Electro-osmotic screening of the DNA charge in a nanopore
Original entry: Darren Yang, AP225, Fall 2010
Electro-osmotic screening of the DNA charge in a nanopore B. Luan & A. Aksimentiev, Phys. Rev. E, 78, (2008)
The authors used molecular dynamics simulations to characterize the microscopic origin of the force experienced by DNA in a bulk electrolyte and a solid-state nanopore when subject to an external electrostatic field E. They found that effective screening of the DNA charge was originate from the hydrodynamic drag of the electro-osmotic flow that is driven by the motion of counterions along the surface of DNA. In addition, they show that the effective driving force F in a nanopore obeys the same law as in a bulk electrolyte. Thus, they suggested that by utilizing this relationship a new method to for determining the effective driving force on DNA in a nanopore, that does not require a direct force measurement, could be developed.
In recent years, the technology of DNA molecules translocation through nanopores driven by electric field holds a great promise for genome sequencing and high-throughput single molecule force spectroscopy. Characterization of the force experienced by DNA in a nanopore is critical to understanding the microscopic mechanics of the DNA transport; however, the interpretation of these measurements has been ambiguous. Previously, it has been shown that of hydrodynamic interactions between DNA and the solvent inside a solid-state nanopore plays a significant role. Thus, in this paper the author aimed to demonstrate that the effective screening of the DNA charge is caused by the electro-osmotic flow that develops near the DNA surface and driven by the motion of counterions.
Two systems were studied: (1) a DNA fragment submerged in a bulk electrolyte (Figure 1A). (2) a DNA fragment in a cylindrical channel that is used as a model of a solid-state nanopore (Figure 1B). The authors simulate the response of the DNA and electrolyte to the applied electric field, and measure directly the stall force that is required to stop the DNA motion and balance the effective driving force.
The authors measured the forces require to stop the DNA drift in different magnitude of electric fields. The DNA initially drifts opposite the field direction, increasing the force of the spring on the DNA. Eventually, the spring force balances the effective driving force and the DNA motion stops. The stall force measured thereby depends on the magnitude of the external electric field (Figure 2A). The plot of the stall force versus the total force of the external electric field on bare DNA (Figure 2B) reveals a linear dependence with a slope of 0.243.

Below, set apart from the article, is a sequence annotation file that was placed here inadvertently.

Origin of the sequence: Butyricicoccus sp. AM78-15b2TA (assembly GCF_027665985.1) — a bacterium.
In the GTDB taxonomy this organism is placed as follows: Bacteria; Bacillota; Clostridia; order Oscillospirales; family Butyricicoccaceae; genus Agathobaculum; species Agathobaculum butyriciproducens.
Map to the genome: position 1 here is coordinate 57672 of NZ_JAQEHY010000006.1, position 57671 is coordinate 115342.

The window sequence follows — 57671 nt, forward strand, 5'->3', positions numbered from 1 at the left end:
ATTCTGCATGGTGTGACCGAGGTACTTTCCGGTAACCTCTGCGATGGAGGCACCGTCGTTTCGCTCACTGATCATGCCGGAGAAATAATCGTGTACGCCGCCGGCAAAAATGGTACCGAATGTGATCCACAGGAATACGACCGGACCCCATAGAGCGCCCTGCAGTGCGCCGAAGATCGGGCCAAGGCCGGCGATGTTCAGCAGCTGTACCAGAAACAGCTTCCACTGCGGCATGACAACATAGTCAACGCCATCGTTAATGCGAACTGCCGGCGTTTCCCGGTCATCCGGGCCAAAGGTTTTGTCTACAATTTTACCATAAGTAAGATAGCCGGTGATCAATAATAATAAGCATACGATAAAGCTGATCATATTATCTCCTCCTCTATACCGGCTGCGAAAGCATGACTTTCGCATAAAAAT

Figure 1. (a) DNA helix in a water box. (b) DNA helix in a solid-state nanopore. In both systems, a uniform external electric field E is applied to all atoms, whereas a harmonic spring force F is applied to DNA only. Ions K+ and Cl− are shown as spheres.
Next they look the radial distribution of ions around DNA (Figure 2C), which does not depend on the strength of the external electric field. The density of potassium ions has a maximum inside the major groove of the DNA helix (the peak at r=5 Å is caused by strong interaction between potassium ions and nitrogen atoms of the adenine bases) and near the phosphate groups of the DNA backbone (the peak around r=12 Å arises from a cloud of potassium ions attracted to the negatively charged phosphate groups of the DNA backbone). The author also found that ions are not bound to DNA because the average residence time of potassium ions at the DNA surface was found to be just several picoseconds, close to the average residence time of water. The velocity profile of water as a function of the radial distance from the center of the DNA helix is shown in Figure 2D. The water velocity reaches a maximum at about 22 Å. The maximum velocity increases with the strength of the applied electric field. Clearly, the stall force depends on the electro-osmotic flow and thus on the friction between DNA and the flow.
Figure 2. (a) Stall force F versus simulation time at various strengths of the external electric fields. (b) Stall force versus total electric force on bare DNA. (c) Ion density versus distance from the DNA central axis. (d) Velocity of the electro-osmotic flow versus distance from the DNA central axis.
Soft Matter Connection
The ions concentration profile around the DNA molecule is the phenomena that can be described by the DLVO theory. (Conterions concentration decrease exponentially from the opposite charge surface with a length scale known as the debye-huckel length). Because of this ions concentration profile, it gave rise to an different type of hydrodynamic drag known as the electro-osmotic force. (When an electric field is applied to the fluid, the net charge in the electrical double layer is induced to move by the resulting Coulomb force.)